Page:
Pacifico Ortiz was born to a landed family in Surigao province in Mindanao. Before World War II broke out, he had been appointed personal chaplain to President Manuel Quezon; with the escalation of hostilities, the president went into exile in Australia and then the United States, and Ortiz was a member of his entourage.

After the war, Ortiz pursued his studies in America. Upon his return, he became Catholic chaplain of the University of the Philippines in Diliman, at the same time serving as secretary of the Bishops' Commission on Social Action.

In 1961, he moved back to the Ateneo de Manila to teach political science. There he remained for the next 11 years, except for a one-year teaching stint at the Ateneo de Zamboanga. He also held other positions such as dean of the graduate school, regent of the school of law, and executive vice-president.

He died after a stroke in 1983, at the age of 70.

ORTIGAS, Gaston Z.

Gaston Ortigas found his way out of the Philippines during martial law, sought refuge in America, and while there continued to work for the ouster of the Marcos “conjugal dictatorship” together with other prominent political exiles.

A specialist in industrial and production management, and faculty member at the Asian Institute of Management (AIM), Ortigas had joined Raul Manglapus’ Christian Social Movement in 1970 as election campaign manager in what would be a frustrated attempt to make a dent in the Philippines’ traditional electoral system.

Ironically, President Ferdinand Marcos himself would dismantle that system by instituting one-man rule in 1972. The only elections allowed were those that would give his regime an appearance of legitimacy, and the only candidates allowed towin were those chosen by his party, the Kilusang Bagong Lipunan.

When martial law was declared, Ortigas became involved in 1974 with Manglapus' Movement for a Free Philippines (MFP) and the Bishops-Businessmen's Conference, both critical of martial law.

He also became associated with the Light-A-Fire Movement, an urban guerrilla group that carried out small-scale attacks against Marcos crony establishments. After barely eleven months of operation, by December 1979 all but two members of the network had been arrested. Ortigas then decided to leave for abroad, taking a circuitous route through the Philippines’ southern backdoor.

Arriving in the United States in May 1980, he continued his work with the MFP and, especially after the assassination of Senator Benigno Aquino Jr. in 1983, liaisoning with the National Democratic Front of the Philippines.

In April 1986 he was able to fly home, and returned to AIM where as dean for the next four years, and propounding the then-new concept of development management, he brought the school closer to the people. Local officials, lawmakers, bureaucrats and foreign service officers were given a chance to learn broader perspectives and appreciate better systems, while developing greater sensitivity and compassion to people's needs. Under him, AIM opened new programs catering to social issues, such as women in development, agrarian reform and environmental protection.

In those few short years, Ortigas also committed himself to the advocacy of agrarian reform and the pursuit of a peace process with antidictatorship movements that remained in the underground after February 1986. “Gasty” died on August 31, 1990 after a lingering illness.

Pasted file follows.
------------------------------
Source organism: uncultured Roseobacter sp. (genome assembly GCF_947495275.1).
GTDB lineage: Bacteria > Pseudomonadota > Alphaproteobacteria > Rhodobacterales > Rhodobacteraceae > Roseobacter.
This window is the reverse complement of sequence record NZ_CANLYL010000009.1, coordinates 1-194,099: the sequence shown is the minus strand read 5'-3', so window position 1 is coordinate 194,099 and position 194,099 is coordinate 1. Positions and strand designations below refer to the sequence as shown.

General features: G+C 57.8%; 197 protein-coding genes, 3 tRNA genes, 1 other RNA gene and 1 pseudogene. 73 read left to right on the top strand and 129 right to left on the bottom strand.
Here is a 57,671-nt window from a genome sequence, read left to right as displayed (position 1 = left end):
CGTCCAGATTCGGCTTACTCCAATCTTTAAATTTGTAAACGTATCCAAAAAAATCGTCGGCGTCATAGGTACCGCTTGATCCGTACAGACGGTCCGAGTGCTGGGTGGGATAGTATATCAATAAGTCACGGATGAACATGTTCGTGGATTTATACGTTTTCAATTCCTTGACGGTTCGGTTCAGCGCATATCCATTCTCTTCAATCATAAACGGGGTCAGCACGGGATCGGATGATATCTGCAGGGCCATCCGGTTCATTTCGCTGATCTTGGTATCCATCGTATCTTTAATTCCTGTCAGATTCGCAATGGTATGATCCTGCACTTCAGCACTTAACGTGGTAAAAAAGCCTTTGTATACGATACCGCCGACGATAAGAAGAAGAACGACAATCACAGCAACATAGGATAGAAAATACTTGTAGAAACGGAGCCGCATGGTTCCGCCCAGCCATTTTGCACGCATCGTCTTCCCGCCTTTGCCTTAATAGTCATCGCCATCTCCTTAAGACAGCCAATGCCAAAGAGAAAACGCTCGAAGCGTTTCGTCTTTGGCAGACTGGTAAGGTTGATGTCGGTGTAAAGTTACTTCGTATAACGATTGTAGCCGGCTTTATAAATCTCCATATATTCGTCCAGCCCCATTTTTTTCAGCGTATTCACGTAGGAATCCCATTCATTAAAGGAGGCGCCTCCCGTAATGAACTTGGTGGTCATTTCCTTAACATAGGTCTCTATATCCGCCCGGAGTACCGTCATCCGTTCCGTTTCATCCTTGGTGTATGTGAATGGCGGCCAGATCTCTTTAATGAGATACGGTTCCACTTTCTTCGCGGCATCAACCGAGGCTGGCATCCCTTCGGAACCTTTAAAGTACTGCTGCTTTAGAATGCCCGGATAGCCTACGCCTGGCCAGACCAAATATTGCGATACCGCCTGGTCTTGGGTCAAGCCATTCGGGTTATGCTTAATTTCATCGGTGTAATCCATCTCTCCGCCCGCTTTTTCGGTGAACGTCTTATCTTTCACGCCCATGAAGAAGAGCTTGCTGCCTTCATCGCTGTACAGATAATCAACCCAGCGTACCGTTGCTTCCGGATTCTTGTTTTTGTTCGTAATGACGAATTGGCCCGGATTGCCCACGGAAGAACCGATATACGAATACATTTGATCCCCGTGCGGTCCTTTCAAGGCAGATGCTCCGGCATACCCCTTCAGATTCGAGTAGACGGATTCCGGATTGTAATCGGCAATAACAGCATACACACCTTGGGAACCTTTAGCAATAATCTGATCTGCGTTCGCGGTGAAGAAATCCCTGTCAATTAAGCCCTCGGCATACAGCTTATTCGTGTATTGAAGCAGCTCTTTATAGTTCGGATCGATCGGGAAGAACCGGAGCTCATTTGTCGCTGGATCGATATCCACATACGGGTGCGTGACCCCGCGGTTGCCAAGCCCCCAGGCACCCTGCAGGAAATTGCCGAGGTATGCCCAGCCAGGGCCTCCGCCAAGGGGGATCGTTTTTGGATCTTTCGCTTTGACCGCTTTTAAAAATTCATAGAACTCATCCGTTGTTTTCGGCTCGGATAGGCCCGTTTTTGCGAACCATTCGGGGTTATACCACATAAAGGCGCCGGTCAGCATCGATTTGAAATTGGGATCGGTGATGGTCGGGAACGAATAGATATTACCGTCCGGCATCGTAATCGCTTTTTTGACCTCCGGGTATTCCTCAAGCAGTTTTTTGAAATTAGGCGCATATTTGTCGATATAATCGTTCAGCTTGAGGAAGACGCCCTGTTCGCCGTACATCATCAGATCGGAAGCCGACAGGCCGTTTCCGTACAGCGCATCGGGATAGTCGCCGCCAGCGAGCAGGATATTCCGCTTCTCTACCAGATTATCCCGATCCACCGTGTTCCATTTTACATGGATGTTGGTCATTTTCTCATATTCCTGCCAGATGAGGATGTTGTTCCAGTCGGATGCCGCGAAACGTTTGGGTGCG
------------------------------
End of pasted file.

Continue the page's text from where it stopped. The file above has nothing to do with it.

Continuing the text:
Ateneo de Manila University established the Gaston Z. Ortigas Peace Institute six months after his death.

ORCULLO, Alexander L.

From the start, martial law kept Alex Orcullo busy, denouncing military abuses and defending people’s rights.

Upon its declaration in September 1972, he led a group of young people in marching around the small town of Padada singing “Pilipinas Kong Mahal.” Days afterward, they were arrested and detained at the constabulary barracks.

He had been an outstanding student, and after graduating from college he went on to pursue a master’s degree in economics. At age 24 he was asked to become the president of St. Michael’s College in his hometown, during which time he focused on the development of more young leaders. He was a professional manager with a particular expertise in running housing projects. He also opened and ran a private school.

Orcullo initiated the publication of Mindaweek, edited Mindanao Currents and wrote for the San Pedro Express. His daily radio commentaries reached a wide audience. He was fearless in his stance against repression and tyranny, calling on the people to realize their pathetic situation and to struggle to be free.

His social and political involvement included chairing the LIHUK Mindanao and the Hukom Demokrasya ng Liga ng Ekonomistang Aktibo sa Dabaw. He served as secretary general of the Coalition for Restoration of Democracy in Mindanao and political officer of the Makabayang Alyansa.

He was even barangay captain in his village, Mandug, situated at the outskirts of Davao City. It was a highly militarized area, with armed men in masks roaming during the night. The military and their “assets,” the residents reported, were soliciting information about Orcullo.

But Mandug was “a well-organized community…able to project collective pressures on the local government and military.” In September 1984, Orcullo was arrested and brought to Camp Panacan. A hundred male civilians from Mandug gathered together and proceeded to the military camp and refused to leave until their barangay captain was released.

On the day of his 38th birthday, October 19, 1984, while Orcullo was driving home with his wife and youngest son (2 ½ years old), they were accosted by armalite-wielding men in uniform in barangay Tigatto. He was ordered to leave the car and subjected to a body search. His arms raised, he was ordered to walk. He was then shot from behind, sustaining 13 gunshot wounds. One “Kapitan Inggo”, known to head a paramilitary group calling itself Philippine Liberation Organization, later claimed responsibility for the murder.

The last editorial Alex Orcullo wrote before he was killed was entitled “Why Rage?” In it, he urged his countrymen to rage against oppression and tyranny and to fight injustice without compromise. It was to be his parting message.